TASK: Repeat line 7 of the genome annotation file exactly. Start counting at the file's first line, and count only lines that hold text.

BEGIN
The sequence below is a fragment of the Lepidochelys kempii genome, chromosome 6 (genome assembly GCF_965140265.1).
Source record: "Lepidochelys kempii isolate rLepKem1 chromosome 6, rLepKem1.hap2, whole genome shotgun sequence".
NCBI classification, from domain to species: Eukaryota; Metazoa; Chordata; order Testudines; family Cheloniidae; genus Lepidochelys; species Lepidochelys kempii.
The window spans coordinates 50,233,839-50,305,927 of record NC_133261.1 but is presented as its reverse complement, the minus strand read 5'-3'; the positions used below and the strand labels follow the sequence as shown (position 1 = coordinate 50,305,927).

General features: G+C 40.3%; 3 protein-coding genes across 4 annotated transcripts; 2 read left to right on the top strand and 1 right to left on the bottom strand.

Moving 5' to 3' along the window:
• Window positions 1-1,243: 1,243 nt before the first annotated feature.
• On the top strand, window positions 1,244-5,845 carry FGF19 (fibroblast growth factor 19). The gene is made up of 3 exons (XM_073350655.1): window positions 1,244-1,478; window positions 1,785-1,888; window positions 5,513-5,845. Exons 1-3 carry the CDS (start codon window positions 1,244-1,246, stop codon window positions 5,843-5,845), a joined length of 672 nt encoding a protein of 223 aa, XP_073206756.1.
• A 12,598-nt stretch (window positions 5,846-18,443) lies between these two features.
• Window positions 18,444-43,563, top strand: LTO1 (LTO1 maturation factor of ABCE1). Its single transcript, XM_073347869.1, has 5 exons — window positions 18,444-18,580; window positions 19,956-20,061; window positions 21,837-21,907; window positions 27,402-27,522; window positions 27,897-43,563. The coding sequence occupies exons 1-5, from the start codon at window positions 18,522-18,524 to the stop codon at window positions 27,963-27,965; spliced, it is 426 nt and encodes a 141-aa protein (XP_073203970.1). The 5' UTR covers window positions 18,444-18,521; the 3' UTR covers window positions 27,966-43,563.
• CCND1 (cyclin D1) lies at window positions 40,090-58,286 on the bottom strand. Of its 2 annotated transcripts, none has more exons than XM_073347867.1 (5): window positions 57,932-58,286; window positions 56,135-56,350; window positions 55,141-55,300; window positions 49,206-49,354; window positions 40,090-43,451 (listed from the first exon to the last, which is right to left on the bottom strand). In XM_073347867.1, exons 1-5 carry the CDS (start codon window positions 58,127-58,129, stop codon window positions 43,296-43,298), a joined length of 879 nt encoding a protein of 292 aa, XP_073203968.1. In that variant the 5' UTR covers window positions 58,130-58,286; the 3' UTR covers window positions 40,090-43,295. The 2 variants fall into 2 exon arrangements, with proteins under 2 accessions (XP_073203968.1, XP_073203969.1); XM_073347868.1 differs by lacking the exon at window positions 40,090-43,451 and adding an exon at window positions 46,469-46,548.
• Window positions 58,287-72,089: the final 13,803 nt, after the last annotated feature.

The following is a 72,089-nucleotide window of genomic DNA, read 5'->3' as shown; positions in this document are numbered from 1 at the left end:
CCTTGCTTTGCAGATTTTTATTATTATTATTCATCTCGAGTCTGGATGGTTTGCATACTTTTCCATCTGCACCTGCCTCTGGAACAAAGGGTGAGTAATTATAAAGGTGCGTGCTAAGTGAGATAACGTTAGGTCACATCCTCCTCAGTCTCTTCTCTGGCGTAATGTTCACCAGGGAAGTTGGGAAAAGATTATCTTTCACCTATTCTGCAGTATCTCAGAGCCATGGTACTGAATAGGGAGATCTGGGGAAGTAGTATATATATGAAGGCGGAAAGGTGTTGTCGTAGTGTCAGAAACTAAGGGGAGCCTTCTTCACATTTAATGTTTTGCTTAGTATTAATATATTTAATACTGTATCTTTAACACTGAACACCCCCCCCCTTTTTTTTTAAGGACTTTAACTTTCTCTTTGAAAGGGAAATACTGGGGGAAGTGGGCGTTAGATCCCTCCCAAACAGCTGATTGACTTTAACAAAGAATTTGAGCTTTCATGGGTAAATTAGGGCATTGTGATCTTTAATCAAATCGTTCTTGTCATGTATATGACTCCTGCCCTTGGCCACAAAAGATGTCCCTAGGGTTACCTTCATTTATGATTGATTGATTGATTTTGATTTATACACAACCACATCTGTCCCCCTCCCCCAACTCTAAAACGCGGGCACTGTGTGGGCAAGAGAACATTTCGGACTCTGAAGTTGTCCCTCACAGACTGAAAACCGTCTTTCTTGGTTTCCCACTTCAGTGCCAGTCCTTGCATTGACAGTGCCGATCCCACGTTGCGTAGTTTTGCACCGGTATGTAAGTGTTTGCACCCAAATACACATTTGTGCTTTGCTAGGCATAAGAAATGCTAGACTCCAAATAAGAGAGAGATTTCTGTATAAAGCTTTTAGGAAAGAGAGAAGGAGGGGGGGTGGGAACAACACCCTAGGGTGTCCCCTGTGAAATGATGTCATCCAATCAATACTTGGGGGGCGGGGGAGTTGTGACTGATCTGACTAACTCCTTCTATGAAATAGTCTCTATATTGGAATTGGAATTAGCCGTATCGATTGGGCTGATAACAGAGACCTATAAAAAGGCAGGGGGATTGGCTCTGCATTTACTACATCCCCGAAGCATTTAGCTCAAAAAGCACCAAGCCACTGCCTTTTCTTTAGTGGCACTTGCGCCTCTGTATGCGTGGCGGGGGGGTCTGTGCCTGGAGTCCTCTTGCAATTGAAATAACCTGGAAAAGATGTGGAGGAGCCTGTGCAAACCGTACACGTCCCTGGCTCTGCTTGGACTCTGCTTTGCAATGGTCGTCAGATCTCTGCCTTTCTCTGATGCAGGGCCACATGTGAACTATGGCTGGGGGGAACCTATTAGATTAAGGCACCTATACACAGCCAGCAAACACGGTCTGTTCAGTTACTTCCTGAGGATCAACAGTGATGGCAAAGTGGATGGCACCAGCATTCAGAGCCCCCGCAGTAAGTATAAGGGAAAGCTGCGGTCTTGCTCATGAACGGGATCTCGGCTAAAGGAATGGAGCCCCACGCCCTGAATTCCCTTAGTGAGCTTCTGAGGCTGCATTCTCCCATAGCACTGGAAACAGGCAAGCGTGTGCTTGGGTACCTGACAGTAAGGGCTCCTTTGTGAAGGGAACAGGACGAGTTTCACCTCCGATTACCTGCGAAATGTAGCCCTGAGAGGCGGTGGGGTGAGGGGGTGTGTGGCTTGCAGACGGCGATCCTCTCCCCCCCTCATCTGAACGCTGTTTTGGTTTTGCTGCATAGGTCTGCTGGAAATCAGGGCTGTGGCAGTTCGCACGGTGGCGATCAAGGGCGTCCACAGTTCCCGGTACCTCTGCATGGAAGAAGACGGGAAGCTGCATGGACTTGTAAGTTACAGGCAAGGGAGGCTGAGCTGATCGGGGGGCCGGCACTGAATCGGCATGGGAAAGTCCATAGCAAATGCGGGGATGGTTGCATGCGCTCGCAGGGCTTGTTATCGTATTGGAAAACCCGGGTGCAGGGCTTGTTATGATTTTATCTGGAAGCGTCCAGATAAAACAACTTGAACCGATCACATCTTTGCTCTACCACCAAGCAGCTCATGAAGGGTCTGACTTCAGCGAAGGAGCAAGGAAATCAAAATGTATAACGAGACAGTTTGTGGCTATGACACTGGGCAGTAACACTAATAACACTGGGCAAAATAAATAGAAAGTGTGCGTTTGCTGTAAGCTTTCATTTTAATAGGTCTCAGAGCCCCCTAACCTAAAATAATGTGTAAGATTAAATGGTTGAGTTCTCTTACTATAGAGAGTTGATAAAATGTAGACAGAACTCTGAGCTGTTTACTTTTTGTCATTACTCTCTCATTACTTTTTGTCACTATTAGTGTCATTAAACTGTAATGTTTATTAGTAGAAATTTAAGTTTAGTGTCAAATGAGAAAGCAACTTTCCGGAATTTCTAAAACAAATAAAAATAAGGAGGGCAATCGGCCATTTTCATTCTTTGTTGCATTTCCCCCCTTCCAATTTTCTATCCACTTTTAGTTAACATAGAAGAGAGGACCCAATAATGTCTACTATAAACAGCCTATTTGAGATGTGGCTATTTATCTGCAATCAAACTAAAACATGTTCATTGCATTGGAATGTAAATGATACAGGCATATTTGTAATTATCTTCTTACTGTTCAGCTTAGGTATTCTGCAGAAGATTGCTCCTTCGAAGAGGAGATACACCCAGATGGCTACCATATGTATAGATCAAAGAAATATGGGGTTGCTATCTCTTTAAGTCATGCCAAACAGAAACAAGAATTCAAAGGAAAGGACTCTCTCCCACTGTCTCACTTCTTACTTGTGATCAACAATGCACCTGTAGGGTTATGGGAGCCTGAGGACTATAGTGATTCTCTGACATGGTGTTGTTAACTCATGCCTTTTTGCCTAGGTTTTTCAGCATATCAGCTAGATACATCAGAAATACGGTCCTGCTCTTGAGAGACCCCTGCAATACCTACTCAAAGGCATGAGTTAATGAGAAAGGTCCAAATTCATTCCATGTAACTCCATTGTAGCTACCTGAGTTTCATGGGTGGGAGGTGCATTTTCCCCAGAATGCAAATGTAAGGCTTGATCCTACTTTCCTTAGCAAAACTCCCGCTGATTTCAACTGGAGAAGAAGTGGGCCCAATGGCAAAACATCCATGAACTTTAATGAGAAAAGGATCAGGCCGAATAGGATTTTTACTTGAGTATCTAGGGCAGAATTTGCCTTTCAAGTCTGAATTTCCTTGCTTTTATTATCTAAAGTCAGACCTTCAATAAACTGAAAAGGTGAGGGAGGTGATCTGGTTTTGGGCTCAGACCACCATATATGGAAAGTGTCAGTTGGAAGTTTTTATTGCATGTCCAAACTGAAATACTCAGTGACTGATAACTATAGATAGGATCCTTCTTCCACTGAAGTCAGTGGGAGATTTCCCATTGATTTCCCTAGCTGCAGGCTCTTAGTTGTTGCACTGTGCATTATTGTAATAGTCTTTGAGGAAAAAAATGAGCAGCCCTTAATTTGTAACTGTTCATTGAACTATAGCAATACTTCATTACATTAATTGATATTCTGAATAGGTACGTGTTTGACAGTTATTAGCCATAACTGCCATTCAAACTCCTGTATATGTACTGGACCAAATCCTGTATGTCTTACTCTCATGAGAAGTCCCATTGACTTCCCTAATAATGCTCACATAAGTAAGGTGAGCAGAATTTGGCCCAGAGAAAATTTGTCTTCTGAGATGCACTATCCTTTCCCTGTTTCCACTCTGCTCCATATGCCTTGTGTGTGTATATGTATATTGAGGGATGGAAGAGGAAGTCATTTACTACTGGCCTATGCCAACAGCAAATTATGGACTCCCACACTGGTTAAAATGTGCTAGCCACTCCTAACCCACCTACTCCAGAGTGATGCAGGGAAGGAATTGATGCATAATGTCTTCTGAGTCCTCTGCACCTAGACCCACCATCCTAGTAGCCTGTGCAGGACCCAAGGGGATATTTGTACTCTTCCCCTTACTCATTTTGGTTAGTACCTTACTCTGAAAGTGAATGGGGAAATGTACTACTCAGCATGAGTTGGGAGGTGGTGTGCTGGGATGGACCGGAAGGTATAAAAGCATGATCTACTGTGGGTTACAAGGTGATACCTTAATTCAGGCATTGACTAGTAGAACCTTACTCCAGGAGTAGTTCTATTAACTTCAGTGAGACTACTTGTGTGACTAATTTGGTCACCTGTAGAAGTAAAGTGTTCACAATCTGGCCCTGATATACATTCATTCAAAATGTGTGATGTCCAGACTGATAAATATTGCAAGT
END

• Window positions 1-1,243: 1,243 nt before the first annotated feature.